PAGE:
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PART I: “THE DAMNED THING WORKS!”
Before Steve Jobs, there was Philo T. Farnsworth.
Farnsworth with Image Dissector, ca. 1920s, courtesy of the digitized Philo T. Farnsworth Collection, J. Willard Marriott Library.
It is notable that in this age of celebrity worship, most people cannot name the inventor of the television. Even the meticulous Aaron Sorkin confused the details of Farnsworth’s life in his stage play. Woefully unrecognized, Farnsworth conceived of the idea for electronic television at the age of 14 and brought his conception to fruition in 1927 with his first electronic transmission.
Like Apple founder Steve Jobs, Farnsworth nurtured a broad, idealistic vision of how his invention would change the world, envisioning how television might increase literacy, facilitate the sharing of cultures and even prevent wars through global discourse. Farnsworth’s greatest resource, much like Jobs’, was unconventional thinking and an ability to assemble a small team of determined ingénues like himself. Farnsworth’s wife, Elma “Pem” Farnsworth, attributed her husband’s success to “intuitive thinking, logic, and hard work,” as well as his ability to combine “seemingly unrelated elements into new instruments of amazing effectiveness.”
The inventor of television grew up in Utah prior to the existence of power lines, making his radical electronic concepts all the more remarkable. Farnsworth’s family moved to a farm in Rigby, Idaho, where Farnsworth delighted at the sight of a Delco power system, immersed himself in scientific magazines and invented tools that facilitated household chores. While working on the farm, a teenaged Farnsworth observed the straight rows created by the horses as he plowed, and abruptly thought “he could build the image like a page of print and paint the image line after line . . . with the speed of the electron, this could be done so rapidly the eye would view it as a solid picture.”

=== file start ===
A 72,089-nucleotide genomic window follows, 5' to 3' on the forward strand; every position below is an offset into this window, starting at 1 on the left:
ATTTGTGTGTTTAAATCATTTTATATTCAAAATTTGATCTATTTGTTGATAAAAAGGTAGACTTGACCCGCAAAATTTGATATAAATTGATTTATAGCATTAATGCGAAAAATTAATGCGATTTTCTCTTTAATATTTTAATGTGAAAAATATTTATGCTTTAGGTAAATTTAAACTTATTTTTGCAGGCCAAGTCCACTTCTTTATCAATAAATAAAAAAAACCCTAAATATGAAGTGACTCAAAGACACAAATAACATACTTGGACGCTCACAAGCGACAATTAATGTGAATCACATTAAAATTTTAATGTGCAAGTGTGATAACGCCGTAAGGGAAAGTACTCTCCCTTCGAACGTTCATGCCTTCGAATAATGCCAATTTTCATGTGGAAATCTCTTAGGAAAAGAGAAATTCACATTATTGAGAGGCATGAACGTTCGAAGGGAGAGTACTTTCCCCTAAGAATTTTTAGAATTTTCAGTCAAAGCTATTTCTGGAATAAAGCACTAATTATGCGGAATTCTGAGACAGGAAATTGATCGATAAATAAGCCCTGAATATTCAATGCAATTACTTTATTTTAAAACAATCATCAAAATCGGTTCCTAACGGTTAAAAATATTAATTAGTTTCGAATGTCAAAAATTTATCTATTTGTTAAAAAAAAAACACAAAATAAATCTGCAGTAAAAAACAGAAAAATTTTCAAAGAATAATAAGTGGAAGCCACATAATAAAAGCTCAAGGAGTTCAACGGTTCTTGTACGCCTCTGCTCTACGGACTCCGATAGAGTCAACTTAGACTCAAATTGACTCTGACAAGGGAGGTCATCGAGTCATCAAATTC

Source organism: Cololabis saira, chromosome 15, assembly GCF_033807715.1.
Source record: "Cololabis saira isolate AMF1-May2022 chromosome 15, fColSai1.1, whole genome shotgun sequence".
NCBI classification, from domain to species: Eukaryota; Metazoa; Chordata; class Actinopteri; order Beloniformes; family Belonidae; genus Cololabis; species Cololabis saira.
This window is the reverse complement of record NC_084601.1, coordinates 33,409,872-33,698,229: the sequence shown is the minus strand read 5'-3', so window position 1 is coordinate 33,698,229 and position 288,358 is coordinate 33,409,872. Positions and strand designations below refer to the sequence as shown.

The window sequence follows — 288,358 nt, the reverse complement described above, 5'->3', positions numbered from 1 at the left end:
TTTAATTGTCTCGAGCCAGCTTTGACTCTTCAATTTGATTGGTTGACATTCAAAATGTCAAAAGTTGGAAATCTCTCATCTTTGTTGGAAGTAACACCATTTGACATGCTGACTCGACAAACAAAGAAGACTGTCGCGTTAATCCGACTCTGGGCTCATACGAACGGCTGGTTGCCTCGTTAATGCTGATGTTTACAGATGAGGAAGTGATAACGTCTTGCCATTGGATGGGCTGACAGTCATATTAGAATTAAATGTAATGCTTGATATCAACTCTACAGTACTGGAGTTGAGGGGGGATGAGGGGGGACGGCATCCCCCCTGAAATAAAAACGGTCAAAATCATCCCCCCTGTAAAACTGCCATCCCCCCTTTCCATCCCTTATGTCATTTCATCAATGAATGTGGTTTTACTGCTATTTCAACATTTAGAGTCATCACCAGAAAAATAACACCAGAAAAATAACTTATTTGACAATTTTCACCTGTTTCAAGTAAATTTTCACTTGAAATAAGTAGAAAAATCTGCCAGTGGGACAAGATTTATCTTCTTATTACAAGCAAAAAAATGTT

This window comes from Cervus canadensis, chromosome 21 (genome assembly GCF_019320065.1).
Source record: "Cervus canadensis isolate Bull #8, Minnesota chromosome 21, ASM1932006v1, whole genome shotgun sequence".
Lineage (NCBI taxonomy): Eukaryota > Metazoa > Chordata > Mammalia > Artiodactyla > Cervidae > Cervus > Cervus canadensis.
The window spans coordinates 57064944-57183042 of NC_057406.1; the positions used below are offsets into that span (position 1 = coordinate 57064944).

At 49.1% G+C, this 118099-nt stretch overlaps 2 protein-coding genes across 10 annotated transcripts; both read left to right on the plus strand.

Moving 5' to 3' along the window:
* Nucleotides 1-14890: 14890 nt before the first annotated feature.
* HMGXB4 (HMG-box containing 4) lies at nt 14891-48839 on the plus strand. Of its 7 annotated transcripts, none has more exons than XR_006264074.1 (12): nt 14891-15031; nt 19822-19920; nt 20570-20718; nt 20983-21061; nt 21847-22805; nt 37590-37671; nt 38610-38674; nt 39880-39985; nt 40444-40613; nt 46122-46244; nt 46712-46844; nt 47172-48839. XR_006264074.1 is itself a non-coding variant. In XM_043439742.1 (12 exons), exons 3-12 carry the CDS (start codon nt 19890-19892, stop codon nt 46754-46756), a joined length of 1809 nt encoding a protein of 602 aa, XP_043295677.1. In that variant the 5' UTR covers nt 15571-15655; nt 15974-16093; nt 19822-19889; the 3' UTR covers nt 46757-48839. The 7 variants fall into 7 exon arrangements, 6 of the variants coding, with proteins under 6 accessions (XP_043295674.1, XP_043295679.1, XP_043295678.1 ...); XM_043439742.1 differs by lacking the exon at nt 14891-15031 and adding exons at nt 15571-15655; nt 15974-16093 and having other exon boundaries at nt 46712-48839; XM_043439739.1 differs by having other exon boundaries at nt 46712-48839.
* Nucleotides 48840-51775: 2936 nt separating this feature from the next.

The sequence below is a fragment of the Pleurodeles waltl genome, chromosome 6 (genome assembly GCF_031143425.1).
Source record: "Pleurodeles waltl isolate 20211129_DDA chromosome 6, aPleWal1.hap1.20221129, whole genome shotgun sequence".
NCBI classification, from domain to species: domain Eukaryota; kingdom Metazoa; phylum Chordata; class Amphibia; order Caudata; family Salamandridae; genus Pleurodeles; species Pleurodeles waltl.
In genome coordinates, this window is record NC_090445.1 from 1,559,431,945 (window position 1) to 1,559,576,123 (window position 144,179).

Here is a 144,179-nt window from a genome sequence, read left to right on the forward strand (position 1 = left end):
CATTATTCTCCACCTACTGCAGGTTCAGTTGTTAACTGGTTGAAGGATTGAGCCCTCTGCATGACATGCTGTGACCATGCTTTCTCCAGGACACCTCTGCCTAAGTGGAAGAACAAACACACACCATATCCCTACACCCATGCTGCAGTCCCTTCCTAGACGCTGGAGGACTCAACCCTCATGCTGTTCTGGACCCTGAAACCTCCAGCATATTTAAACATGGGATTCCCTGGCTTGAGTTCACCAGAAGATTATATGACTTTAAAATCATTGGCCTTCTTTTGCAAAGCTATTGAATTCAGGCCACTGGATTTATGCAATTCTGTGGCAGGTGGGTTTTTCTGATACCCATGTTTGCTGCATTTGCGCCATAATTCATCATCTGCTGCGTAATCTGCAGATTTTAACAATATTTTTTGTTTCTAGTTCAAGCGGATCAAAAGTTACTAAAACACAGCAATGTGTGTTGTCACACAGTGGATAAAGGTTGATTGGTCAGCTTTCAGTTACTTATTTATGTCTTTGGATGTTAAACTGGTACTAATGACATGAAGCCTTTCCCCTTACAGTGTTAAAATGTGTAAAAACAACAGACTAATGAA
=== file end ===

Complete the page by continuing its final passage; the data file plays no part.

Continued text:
According to Pem, Farnsworth reasoned that by using an image dissector tube, he could manipulate electrons to “change a visual image into a stream of electrical current, transmit that to another vacuum tube at the receiver, and on a fluorescent screen turn the current back into the visual image again.” Farnsworth sketched his idea on the blackboard of his high school chemistry teacher, Justin Tolman, and presented him with a drawing of it, which would prove invaluable years later during a 1935 patent suit ruling.
Farnsworth’s sketch for teacher Justin Tolman, courtesy of the digital The Philo T. Farnsworth Archives.
In 1923, Farnsworth moved to Provo, Utah and pursued formal education, enrolling at Brigham Young University (BYU) to study mathematics and physics, although, like Jobs, never graduated. Ironically, his lack of formal training contributed to his success, as fundraiser George Everson recalled that Farnsworth “attacked the whole assignment with no engineering experience and little engineering knowledge, but to compensate for these inadequacies he had courage and genius.” After leaving BYU, Farnsworth worked for Everson as an organizer at the Community Chest Campaign, who, along with fundraiser Leslie Gorrell, funded Farnsworth’s electronic television idea. With this financial backing, Farnsworth moved to California, eventually establishing a lab on Green Street in San Francisco and hand-picking a team of scientists and innovators.
In the team’s early days, engineers shuffled in and out of the lab with various instruments, a “glittering array of crystals, prisms, and lenses.” This activity attracted the attention of police in the Prohibition era and Pem stated “it’s not hard to imagine how suspicious our operation must have looked to an outsider. Strange packages were being brought in, and the curtains were drawn for demonstrating the light relay.” Pem reassured two policemen, who came to investigate the lab, that she and her husband were not operating a still and continued their electronic experiments.
Farnsworth focused on perfecting the image dissector tube with the help of Pem’s glassblowing brother, Cliff Gardner. The scientific team constructed numerous models before developing a bulb that was delicate, yet strong enough to transmit an image electronically. After years of failed experiments and twelve hour work days, on September 27, 1927 Farnsworth transmitted the first “electronic television image.” With Farnsworth and his staff at the receiver, Cliff inserted the slide into the Dissector and a small line materialized in the receiver room, ushering in the television age. Farnsworth wired Gorrell a simple message: “THE DAMNED THING WORKS!” and applied for his first television patent on January 7, 1927.
Read Part II of Philo T. Farnsworth: The Father of Television.
For more information about Philo T. Farnsworth and his activities in Indiana, see the Home of Philo T. Farnsworth marker and the corresponding marker review.